rmitintstudentguidetoliving

for all new international students

Category: campus life

QUPI


QUPI is a cafe at RMIT city campus.
Here they sell small coffees for $2.50 and they might have a discount for students.
They are open from morning to sometime late afternoon and the place is always packed.
See RMIT does have some services for students

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The Oxford Scholar Hotel


The Oxford Scholar Hotel has been around for years and its liked by many students, workers and tourists alike.
It is just next to the new SAB building at RMIT and the RMIT students frequent it for lunch and drinks. Drinks here are not too bad and I didn’t buy them. Someone in the Japan club bought them for me. That and the chips ($7 per bowl).

The waitstaff here are sure lovely and polite. I loved the lady with the Kiwi accent serving us. She was lovely.
The chips were nicely done and I shall be back for the meals.

Oxford Scholar Hotel on Urbanspoon

Using the Online Learning hub at RMIT by Katherine


The Online learning hub is easy for students to use. There are many functions in this where you can post questions, have discussions, hand in assignments, view lecture notes and do some online exercises.
Your tutor will place stuff online for you to look at and it is your responsibility to check the Online learning hub once a week. You can login to MYRMIT and go from there.

This is meant to be accessed from anywhere anytime.

There is a part where you can hand your assignments in. Simply follow the on screen prompts and you will be good to go.

Enrolling at RMIT


Every University is different but for RMIT this is how we do things. This is done via the Online system. It used to be done at the school level but now it is all online.
Go to www.rmit.edu.au and select Current students and then you can click on enrol online.
A screen will show up and you will need your username which is your student id and your password which is your date of birth backwards.
You fill in all of the personal details and then you go and add subjects in. Note: It would be a great idea to go to your program information session before you do this part as there is some vital information as to what subjects to enrol in are given there. The class ids are also given as well so it would be useful to take note of these.
You can search for the class in Enrolment online and then you click on Add now and you will need to do this eight times before you are enrolled for the whole year. And you repeat this process in the next year and the year after.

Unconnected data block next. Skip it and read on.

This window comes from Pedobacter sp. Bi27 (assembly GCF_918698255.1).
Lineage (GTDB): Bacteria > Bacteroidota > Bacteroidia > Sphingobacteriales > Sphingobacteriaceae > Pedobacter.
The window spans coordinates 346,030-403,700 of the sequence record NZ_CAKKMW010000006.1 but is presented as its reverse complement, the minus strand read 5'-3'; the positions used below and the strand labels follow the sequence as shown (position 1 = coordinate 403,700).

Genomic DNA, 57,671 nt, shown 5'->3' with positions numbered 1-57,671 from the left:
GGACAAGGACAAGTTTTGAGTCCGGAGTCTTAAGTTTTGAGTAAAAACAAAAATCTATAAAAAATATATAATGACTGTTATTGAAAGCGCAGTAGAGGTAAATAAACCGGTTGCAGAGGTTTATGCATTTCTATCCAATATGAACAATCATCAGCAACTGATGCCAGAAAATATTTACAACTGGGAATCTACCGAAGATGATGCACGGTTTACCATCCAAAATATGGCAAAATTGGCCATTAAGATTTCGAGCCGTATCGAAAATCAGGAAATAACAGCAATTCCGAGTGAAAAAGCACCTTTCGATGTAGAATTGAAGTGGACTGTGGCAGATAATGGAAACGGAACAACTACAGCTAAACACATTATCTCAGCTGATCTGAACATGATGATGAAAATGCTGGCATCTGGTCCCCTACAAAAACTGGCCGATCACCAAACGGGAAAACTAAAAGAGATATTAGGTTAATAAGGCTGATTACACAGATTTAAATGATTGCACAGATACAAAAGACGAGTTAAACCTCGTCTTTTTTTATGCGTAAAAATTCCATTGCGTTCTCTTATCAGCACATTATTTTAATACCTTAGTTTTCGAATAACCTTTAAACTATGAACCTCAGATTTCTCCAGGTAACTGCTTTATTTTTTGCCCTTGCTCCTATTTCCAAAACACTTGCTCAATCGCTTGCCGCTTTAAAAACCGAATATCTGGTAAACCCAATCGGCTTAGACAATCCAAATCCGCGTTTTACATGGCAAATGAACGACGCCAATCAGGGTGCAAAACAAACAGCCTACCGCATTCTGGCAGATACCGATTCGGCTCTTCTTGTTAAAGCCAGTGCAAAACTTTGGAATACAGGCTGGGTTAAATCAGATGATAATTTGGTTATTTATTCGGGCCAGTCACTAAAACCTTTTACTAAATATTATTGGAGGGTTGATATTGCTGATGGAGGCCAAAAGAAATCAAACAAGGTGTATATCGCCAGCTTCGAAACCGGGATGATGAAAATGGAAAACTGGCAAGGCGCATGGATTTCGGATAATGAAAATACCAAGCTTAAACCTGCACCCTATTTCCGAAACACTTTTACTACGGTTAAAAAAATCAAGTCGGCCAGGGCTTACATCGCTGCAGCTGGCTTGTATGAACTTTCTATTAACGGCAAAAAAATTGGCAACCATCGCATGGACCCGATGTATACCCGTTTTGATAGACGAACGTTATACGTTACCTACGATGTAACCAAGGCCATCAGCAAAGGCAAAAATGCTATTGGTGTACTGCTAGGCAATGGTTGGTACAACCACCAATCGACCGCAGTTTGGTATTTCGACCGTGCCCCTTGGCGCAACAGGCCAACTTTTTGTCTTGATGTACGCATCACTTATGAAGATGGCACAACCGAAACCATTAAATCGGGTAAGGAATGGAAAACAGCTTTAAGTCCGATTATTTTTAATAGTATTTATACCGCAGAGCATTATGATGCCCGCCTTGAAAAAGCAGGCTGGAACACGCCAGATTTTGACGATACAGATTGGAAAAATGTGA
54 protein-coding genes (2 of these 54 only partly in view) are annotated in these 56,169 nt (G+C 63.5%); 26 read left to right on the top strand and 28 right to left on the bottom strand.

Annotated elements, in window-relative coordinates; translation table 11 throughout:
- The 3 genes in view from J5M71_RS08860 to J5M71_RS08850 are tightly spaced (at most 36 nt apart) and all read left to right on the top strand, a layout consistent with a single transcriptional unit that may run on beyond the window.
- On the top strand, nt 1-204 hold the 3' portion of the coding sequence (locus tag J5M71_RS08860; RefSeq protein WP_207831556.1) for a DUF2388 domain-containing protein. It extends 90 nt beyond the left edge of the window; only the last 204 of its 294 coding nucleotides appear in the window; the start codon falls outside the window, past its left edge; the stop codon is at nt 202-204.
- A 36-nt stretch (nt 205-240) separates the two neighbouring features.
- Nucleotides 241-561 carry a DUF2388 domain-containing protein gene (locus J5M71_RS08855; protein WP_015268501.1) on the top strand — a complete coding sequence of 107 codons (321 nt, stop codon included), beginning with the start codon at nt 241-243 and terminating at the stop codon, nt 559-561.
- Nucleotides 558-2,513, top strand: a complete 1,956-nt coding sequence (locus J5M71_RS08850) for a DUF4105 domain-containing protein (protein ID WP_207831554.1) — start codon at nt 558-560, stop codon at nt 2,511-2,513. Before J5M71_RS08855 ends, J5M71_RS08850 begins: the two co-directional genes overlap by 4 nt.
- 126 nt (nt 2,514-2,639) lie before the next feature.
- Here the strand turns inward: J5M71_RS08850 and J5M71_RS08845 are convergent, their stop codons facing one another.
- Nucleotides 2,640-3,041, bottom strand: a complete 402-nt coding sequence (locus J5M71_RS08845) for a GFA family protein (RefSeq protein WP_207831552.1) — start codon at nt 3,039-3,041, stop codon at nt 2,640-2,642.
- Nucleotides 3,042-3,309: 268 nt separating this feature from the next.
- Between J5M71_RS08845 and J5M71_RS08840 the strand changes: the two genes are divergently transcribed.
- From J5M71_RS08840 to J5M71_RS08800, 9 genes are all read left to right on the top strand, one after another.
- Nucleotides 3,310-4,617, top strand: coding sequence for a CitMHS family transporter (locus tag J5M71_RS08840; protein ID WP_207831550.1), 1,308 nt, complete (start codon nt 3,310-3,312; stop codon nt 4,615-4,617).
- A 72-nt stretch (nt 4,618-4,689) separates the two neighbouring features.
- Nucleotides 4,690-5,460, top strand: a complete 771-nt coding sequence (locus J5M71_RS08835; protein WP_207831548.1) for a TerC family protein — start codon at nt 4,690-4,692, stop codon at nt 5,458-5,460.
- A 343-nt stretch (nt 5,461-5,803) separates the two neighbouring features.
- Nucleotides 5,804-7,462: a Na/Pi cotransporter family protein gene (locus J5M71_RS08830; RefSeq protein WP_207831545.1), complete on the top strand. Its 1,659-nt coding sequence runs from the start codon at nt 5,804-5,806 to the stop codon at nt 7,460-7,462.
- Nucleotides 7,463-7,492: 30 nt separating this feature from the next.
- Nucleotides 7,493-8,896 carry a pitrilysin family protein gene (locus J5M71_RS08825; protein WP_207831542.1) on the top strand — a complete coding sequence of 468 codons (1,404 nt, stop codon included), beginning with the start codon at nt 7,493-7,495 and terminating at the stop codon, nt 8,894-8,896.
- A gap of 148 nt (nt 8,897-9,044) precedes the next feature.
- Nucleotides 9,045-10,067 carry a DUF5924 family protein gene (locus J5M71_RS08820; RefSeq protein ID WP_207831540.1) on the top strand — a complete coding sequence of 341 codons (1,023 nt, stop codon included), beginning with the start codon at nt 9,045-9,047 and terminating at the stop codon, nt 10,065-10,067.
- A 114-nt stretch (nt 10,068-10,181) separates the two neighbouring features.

You can opt to join the Student Union but it is not compulsory.
If you are a local student you can opt for HECS HELP but if you are an International student you have to pay full fees.
Allow two days for your enrolment to be proccessed before you can timetable youself into classes.

Writing assignments and passing them


Hints to writing assignments:
1) Read the topic- its a surprise as to how many students don’t read the topic and write about the wrong thing. In the end they get no marks for it. If you are not sure of the topic ask your tutor/lecturer (basically whoever will mark your work). Use the tutorial time to ask these questions.

2) Start early- the earlier the merrier. Get all of your resources. If RMIT Library doesn’t have a certain item you can visit other libraries. You just need to apply for a special card that will allow you to borrow from other Unis libraries at RMIT. And then you can go and borrow stuff

3) Engage in the Study and Learning centre ( note: their resources are limited and students need to book appointments to see an adviser. They can only have three a semester). If you are a Business student the Student Learning Advisor Mentors can help you find your feet. You can drop in to see them at the times they are available.

4)An essay usually has an Introduction, Body and Conclusion and the list of references at the back. A report has more sections. It usually has an Executive Summary, Introduction, Literature review, Methodology, Results and a Conclusion.  If applicable an Appendix section. You would usually need a reference list.

5) The reference list varies between course so it is usually a good idea to ask lecturers and tutors what they require.

6) If English is your second language have someone read over your work whether it’d be your mentor or your local friends. And they can tell you where you went wrong. But just don’t leave it to the last minute though.

Exclusion


Have you been recommended for exclusion by your School? Have you failed more than one subject or the same subject twice for another semester? If so the School will recommend you for Exclusion and will ask you to write a “Show Cause letter”. In this letter you need to explain what went wrong and what you will do to fix these problems. It might be asking for extra support from RMIT or asking for a grade to be mended. You have ten working days from the time the email was sent to your student email.

You might want to consider getting some help from RMIT student union for this.

Exclusion is a serious matter and if you are an International student you will be kicked out of the country for failing to meet VISA requirements.

If you lodge the letter within the 10 working days and the School approves you will be let back into your course and be given some help.

If your letter to the Student Progress committee fails you will be sent an email from the school saying that they will email the Academic Registrar. The Academic Registrar makes sure that the Exclusion policy is followed and then they will email you. They will usually do it sometime during the semester when you are studying. They will then give you a chance to appeal to the University Appeals committee and that has very strict policies. You will have to appeal within 20 working days so as not be excluded from the course. If not they will assume that you want to be excluded.

If the appeal is upheld the UAC will call a meeting which will consist of a student representative (someone trained by the Student Union), a few academics, a chairperson, yourself and any support people you bring to the meeting.

Then the UAC will decide on the appeal.

If it is not upheld you will be excluded for twelve months. Within that twelve months you can apply for programs in RMIT or elsewhere. You must also make an appointment to see your program coordinator to discuss readmission. He or she gets the final say but a Student Rights officer can help you convince them.